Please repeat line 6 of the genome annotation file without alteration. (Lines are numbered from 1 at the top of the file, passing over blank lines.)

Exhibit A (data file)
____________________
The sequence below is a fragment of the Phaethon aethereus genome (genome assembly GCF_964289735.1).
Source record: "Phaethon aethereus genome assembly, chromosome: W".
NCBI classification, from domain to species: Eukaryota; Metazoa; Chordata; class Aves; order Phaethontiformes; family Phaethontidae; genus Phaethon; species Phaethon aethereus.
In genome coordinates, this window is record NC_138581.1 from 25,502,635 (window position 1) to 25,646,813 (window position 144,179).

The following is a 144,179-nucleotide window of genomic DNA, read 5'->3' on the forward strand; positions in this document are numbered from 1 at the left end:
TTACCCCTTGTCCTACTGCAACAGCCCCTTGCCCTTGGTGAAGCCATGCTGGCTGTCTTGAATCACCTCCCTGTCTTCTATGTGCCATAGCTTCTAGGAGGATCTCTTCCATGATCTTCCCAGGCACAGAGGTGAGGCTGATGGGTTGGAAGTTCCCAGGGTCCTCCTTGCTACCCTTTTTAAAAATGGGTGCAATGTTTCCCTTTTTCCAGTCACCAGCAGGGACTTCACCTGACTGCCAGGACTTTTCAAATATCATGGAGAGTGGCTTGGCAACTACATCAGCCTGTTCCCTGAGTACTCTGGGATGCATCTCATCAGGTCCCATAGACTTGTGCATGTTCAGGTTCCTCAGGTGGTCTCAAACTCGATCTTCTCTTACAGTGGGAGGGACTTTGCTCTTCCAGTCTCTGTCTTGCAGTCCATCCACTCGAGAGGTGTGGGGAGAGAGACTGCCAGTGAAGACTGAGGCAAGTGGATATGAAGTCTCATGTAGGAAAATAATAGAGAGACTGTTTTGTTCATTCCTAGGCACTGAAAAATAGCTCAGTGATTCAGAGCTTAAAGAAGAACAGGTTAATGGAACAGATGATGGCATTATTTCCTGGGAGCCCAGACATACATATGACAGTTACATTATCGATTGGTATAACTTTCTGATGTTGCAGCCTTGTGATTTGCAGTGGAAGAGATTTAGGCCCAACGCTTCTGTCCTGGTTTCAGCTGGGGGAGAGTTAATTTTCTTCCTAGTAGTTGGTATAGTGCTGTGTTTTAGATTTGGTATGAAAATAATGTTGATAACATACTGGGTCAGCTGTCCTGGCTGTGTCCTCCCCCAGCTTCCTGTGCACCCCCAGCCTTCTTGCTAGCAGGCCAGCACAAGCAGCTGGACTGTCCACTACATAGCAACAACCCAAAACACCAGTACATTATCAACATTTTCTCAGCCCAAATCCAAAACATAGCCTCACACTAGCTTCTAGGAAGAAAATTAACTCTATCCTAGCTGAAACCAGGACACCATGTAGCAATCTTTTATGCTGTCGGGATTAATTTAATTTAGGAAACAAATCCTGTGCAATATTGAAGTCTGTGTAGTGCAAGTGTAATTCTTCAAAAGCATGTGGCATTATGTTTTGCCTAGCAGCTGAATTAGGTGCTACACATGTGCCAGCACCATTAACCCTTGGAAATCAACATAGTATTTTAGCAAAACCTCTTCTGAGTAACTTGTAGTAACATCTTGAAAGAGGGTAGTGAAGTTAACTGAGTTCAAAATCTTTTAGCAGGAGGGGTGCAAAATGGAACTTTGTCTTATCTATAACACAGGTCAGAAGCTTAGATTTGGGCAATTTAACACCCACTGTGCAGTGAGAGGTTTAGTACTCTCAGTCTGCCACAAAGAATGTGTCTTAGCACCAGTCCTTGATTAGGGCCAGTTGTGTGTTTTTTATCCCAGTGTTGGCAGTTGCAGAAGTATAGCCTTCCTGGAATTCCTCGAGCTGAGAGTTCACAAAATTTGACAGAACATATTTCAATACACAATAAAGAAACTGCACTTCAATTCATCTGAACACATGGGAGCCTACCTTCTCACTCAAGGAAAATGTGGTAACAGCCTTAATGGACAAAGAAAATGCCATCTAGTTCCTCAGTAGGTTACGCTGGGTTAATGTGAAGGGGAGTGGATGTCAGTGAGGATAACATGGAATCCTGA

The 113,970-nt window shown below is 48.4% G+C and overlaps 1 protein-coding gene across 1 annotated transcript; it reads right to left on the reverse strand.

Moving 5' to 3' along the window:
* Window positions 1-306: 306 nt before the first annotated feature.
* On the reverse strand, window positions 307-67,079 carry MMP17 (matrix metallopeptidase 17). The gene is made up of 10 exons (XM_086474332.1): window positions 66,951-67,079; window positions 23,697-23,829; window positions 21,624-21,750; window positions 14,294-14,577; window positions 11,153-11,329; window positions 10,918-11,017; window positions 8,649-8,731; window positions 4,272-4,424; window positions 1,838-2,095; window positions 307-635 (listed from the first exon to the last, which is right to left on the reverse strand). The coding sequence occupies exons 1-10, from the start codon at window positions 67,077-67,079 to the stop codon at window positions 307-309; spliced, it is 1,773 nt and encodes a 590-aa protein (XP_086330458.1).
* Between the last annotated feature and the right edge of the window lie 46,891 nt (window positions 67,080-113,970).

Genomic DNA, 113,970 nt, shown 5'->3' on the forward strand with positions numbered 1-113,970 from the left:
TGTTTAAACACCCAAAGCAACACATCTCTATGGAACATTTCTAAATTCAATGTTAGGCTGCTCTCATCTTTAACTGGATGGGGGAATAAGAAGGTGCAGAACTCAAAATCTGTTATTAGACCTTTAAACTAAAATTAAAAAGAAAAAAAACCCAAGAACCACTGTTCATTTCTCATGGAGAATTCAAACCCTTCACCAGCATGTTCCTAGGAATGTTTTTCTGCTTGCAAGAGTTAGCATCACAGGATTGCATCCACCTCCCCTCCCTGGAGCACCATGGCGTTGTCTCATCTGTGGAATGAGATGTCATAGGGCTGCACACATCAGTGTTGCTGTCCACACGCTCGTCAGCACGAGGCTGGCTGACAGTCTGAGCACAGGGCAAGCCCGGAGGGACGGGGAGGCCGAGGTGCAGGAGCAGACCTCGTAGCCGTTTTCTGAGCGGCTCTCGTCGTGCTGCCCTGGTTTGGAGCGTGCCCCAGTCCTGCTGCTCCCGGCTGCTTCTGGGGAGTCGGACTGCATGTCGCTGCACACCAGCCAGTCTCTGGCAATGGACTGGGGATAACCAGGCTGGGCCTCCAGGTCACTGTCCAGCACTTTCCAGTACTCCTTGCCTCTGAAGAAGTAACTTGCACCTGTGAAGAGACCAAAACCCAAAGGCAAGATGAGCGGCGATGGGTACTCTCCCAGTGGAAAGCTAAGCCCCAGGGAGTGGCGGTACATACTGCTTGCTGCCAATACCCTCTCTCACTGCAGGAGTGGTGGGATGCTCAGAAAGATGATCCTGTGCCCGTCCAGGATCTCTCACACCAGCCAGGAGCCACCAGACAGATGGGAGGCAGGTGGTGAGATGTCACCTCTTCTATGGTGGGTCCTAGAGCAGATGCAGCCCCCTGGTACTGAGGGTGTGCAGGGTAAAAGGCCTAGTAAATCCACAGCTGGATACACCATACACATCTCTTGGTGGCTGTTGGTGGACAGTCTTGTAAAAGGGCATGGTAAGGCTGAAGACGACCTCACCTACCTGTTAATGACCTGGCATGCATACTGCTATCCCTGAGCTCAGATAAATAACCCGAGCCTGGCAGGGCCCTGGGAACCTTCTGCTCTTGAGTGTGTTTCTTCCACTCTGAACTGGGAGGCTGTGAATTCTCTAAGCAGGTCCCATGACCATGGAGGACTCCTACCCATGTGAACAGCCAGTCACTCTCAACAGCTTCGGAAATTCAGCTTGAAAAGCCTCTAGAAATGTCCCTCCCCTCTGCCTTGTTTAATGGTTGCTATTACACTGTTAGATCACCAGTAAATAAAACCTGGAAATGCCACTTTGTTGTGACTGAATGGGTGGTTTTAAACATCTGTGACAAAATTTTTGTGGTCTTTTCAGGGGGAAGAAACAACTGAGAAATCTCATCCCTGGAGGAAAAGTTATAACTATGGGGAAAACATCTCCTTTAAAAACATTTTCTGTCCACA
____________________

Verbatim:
TTACCCCTTGTCCTACTGCAACAGCCCCTTGCCCTTGGTGAAGCCATGCTGGCTGTCTTGAATCACCTCCCTGTCTTCTATGTGCCATAGCTTCTAGGAGGATCTCTTCCATGATCTTCCCAGGCACAGAGGTGAGGCTGATGGGTTGGAAGTTCCCAGGGTCCTCCTTGCTACCCTTTTTAAAAATGGGTGCAATGTTTCCCTTTTTCCAGTCACCAGCAGGGACTTCACCTGACTGCCAGGACTTTTCAAATATCATGGAGAGTGGCTTGGCAACTACATCAGCCTGTTCCCTGAGTACTCTGGGATGCATCTCATCAGGTCCCATAGACTTGTGCATGTTCAGGTTCCTCAGGTGGTCTCAAACTCGATCTTCTCTTACAGTGGGAGGGACTTTGCTCTTCCAGTCTCTGTCTTGCAGTCCATCCACTCGAGAGGTGTGGGGAGAGAGACTGCCAGTGAAGACTGAGGCAAGTGGATATGAAGTCTCATGTAGGAAAATAATAGAGAGACTGTTTTGTTCATTCCTAGGCACTGAAAAATAGCTCAGTGATTCAGAGCTTAAAGAAGAACAGGTTAATGGAACAGATGATGGCATTATTTCCTGGGAGCCCAGACATACATATGACAGTTACATTATCGATTGGTATAACTTTCTGATGTTGCAGCCTTGTGATTTGCAGTGGAAGAGATTTAGGCCCAACGCTTCTGTCCTGGTTTCAGCTGGGGGAGAGTTAATTTTCTTCCTAGTAGTTGGTATAGTGCTGTGTTTTAGATTTGGTATGAAAATAATGTTGATAACATACTGGGTCAGCTGTCCTGGCTGTGTCCTCCCCCAGCTTCCTGTGCACCCCCAGCCTTCTTGCTAGCAGGCCAGCACAAGCAGCTGGACTGTCCACTACATAGCAACAACCCAAAACACCAGTACATTATCAACATTTTCTCAGCCCAAATCCAAAACATAGCCTCACACTAGCTTCTAGGAAGAAAATTAACTCTATCCTAGCTGAAACCAGGACACCATGTAGCAATCTTTTATGCTGTCGGGATTAATTTAATTTAGGAAACAAATCCTGTGCAATATTGAAGTCTGTGTAGTGCAAGTGTAATTCTTCAAAAGCATGTGGCATTATGTTTTGCCTAGCAGCTGAATTAGGTGCTACACATGTGCCAGCACCATTAACCCTTGGAAATCAACATAGTATTTTAGCAAAACCTCTTCTGAGTAACTTGTAGTAACATCTTGAAAGAGGGTAGTGAAGTTAACTGAGTTCAAAATCTTTTAGCAGGAGGGGTGCAAAATGGAACTTTGTCTTATCTATAACACAGGTCAGAAGCTTAGATTTGGGCAATTTAACACCCACTGTGCAGTGAGAGGTTTAGTACTCTCAGTCTGCCACAAAGAATGTGTCTTAGCACCAGTCCTTGATTAGGGCCAGTTGTGTGTTTTTTATCCCAGTGTTGGCAGTTGCAGAAGTATAGCCTTCCTGGAATTCCTCGAGCTGAGAGTTCACAAAATTTGACAGAACATATTTCAATACACAATAAAGAAACTGCACTTCAATTCATCTGAACACATGGGAGCCTACCTTCTCACTCAAGGAAAATGTGGTAACAGCCTTAATGGACAAAGAAAATGCCATCTAGTTCCTCAGTAGGTTACGCTGGGTTAATGTGAAGGGGAGTGGATGTCAGTGAGGATAACATGGAATCCTGA